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  • Anonymous

    Posted September 23, 2012


    I always loved spiderman. when i was 12 my bro and i found a spiderman show. I immediatly became fascinated with the charecter Micheal Morbious. You people should elaborate more on him. BTW READ THIS BOOK AND OTHERS...... that is all return to your daily lives. Love,Pucca.

    1 out of 3 people found this review helpful.

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  • Anonymous

    Posted February 24, 2012


    Did u know they r coming out with spider man 4? Look up the trailer on youtube.

    1 out of 4 people found this review helpful.

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  • Anonymous

    Posted February 12, 2012


    Love it

    1 out of 4 people found this review helpful.

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  • Anonymous

    Posted January 2, 2012


    Its great

    1 out of 3 people found this review helpful.

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  • Anonymous

    Posted December 31, 2011

    Spiderman is not a ripoff your the ripoff


    1 out of 2 people found this review helpful.

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  • Anonymous

    Posted December 26, 2011


    This is the coolest spider man book ever love it (:

    1 out of 3 people found this review helpful.

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  • Anonymous

    Posted December 26, 2011


    This book is really good

    1 out of 2 people found this review helpful.

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  • Anonymous

    Posted September 10, 2011


    Good book:)

    1 out of 3 people found this review helpful.

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  • Anonymous

    Posted August 18, 2002


    The book was grteat!! i read it in one day, no kidding! (after i watched the movie 5 times) the book isnt exactly like the movie (i basicly know the screen play by heart) but it was very simular! anyways the movie AND the book were great!!

    1 out of 1 people found this review helpful.

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  • Anonymous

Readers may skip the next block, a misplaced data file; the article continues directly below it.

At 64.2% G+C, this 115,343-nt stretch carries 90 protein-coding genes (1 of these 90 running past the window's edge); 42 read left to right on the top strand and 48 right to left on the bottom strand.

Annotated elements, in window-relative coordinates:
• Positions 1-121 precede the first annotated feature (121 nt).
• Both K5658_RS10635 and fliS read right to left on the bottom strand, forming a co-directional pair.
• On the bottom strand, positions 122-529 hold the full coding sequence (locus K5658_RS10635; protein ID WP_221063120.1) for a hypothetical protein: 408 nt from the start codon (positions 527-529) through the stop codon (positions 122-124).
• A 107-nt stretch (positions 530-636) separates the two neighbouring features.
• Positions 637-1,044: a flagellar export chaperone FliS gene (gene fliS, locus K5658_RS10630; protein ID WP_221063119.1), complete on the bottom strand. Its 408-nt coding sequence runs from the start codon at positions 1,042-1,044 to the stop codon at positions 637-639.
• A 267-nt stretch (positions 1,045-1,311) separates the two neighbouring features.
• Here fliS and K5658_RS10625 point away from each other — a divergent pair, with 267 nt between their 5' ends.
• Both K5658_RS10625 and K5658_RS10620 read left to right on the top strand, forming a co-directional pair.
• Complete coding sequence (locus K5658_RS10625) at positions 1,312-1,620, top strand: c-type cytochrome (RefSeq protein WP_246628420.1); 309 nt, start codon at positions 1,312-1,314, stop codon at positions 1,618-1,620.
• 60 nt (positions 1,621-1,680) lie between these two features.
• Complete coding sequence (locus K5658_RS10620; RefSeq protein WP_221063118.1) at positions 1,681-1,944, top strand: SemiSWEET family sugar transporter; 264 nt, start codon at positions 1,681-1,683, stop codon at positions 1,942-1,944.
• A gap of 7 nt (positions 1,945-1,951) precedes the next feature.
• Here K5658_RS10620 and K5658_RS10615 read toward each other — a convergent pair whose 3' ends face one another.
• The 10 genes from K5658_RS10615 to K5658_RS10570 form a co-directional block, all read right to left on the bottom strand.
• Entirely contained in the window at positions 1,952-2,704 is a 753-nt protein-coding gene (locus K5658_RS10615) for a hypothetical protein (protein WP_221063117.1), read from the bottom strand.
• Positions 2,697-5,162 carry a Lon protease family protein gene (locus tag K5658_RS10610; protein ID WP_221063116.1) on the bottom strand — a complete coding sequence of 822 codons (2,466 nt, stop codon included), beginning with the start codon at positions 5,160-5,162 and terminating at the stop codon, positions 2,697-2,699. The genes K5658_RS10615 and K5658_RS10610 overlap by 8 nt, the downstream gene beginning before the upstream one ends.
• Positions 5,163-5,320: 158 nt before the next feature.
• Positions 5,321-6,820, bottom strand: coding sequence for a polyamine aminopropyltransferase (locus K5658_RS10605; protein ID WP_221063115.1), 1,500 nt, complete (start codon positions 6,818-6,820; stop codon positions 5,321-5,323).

Posted October 3, 2002


    This book is great.I saw the movie- and the book was BETTER.The writer of this book made an excelent job making it as exciting and interesting in the movie. I promise you that if you saw the movie and liked it- you will definitly like the book.

    1 out of 1 people found this review helpful.

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  • Anonymous

    Posted July 20, 2002

    Absolutely Amazing

    I read this book before going to see the movie, and I tell you, it didn't spoil it for me at all. After watching it I had to admit...the book was BETTER. FAR better and that's saying something since the book was based off the comic/movie script. Peter David is an excellent writer and I feel he got every emotion down right, every action sequence engaging, every page an absolute thrill. I can't say how much this book rocked. All I gotta say is: read it! I think it's SO much better than what you see in the movie. By a long shot.

    1 out of 1 people found this review helpful.

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  • Anonymous

    Posted July 23, 2002

    Cover to cover web slinging action and fun

    This is a great book which is (just the way I like them) fast paced and with never a dull moment. The fight coreography is successfully incorportated into the text and very exciting.

    1 out of 1 people found this review helpful.

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  • Anonymous

    Posted April 9, 2002


    This book was so awsome and i think you should get it.This book is for all Spidey lovers and none likers alike.I dont like how peter didnt get MJ tho :( like the cartoon and comics but it's all good.This book is THE BEST!!!!!!! GO OUT AND GET IT.and if you dont go see it on film. Thank and have a nice day. :)

    1 out of 1 people found this review helpful.